THE WESTERN LIGHT by Susan Swan (Cormorant), 332 pages, $29.95 cloth. Rating: NNNN
Write what you know. Okay, it's a cliché, but it proves true in veteran novelist Susan Swan's compelling story about a small-town doctor and his affection-starved daughter, Mary.
Like protagonist Morley, Mary's father, Swan's dad was a doctor in small-town Ontario who, via phone, talked a lighthouse keeper through an operation that saved his son's life.
But where Swan's experience speaks most tellingly is in The Western Light's vivid evocation of life in the 50s and its essential signifiers: the clothes, the hair, the telephone party lines and the all-out hate-on between fans of the Montreal Canadiens and the Toronto Maple Leafs.
Mary's a survivor of polio - another 50s phenomenon - and talks to her leg brace, which she calls Hindrance. She and her family, including Aunt Louisa (Mary's mother died when she was young), live in Madoc's Landing near Georgian Bay, on the perimeter of the town's psychiatric hospital.
When former Detroit Red Wings hockey star John Pilkie, convicted of killing his wife and daughter, is transferred to the institution, the town develops a love-hate relationship with the mercurial athlete. Some say he's a cold-hearted killer; others can't resist his celebrity and charisma, especially Mary, who has a major crush on him.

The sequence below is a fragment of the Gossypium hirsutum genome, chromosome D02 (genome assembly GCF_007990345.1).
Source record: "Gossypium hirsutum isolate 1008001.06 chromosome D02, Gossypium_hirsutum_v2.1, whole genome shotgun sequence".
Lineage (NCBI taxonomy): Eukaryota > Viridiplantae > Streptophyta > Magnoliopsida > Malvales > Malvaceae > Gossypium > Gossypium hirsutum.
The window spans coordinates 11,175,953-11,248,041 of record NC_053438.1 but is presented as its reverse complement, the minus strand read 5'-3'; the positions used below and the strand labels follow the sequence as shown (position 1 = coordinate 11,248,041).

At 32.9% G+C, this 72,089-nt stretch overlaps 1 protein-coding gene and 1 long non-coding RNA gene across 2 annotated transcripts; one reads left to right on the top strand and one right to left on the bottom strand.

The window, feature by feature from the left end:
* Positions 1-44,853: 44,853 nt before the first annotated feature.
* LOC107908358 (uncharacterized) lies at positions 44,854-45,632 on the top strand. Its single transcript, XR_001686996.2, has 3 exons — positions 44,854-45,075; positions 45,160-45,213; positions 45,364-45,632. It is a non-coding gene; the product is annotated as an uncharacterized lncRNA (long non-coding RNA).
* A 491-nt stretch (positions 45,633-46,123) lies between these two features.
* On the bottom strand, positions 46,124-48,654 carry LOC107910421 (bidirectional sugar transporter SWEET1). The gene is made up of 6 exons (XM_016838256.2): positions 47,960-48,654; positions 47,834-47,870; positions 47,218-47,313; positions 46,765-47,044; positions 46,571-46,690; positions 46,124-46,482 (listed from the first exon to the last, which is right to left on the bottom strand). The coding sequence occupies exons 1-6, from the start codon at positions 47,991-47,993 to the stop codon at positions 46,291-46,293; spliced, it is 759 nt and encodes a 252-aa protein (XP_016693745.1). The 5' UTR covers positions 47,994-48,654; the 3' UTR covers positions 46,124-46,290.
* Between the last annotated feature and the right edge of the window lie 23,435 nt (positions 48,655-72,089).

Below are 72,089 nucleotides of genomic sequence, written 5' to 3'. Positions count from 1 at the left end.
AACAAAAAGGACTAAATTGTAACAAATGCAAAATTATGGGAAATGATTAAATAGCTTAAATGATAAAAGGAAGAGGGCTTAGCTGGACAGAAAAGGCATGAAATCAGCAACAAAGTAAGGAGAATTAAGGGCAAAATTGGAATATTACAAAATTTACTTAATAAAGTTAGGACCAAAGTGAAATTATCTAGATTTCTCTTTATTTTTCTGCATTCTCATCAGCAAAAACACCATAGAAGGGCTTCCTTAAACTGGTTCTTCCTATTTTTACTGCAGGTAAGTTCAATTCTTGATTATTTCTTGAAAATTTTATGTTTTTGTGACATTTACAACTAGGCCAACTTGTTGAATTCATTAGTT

Morley, who once helped save Pilkie's life when his family was trapped in a lighthouse, believes he's mentally ill due to head injuries he suffered playing hockey. He's promised to appeal his case to the authorities, but he's too busy caring for his patients to follow through.
The good doctor's time management problems have a deep effect on Mary, too. In fact, though Pilkie's a central character, the main emotional through line involves her perpetual disappointment in an absent father, a narrative thread Swan pulls to a satisfying conclusion.
With its focus on winter in northern towns, pre-medicare medicine, hockey and the very relevant issue of concussions among professional athletes, Swan has added another gem to the Canadian canon.
Swan reads from The Western Light Thursday September 27 at the Toronto Reference Library and launches the book in conversation with sports writer Bob Duff at Annex Live, Wednesday (August 29). See listing.
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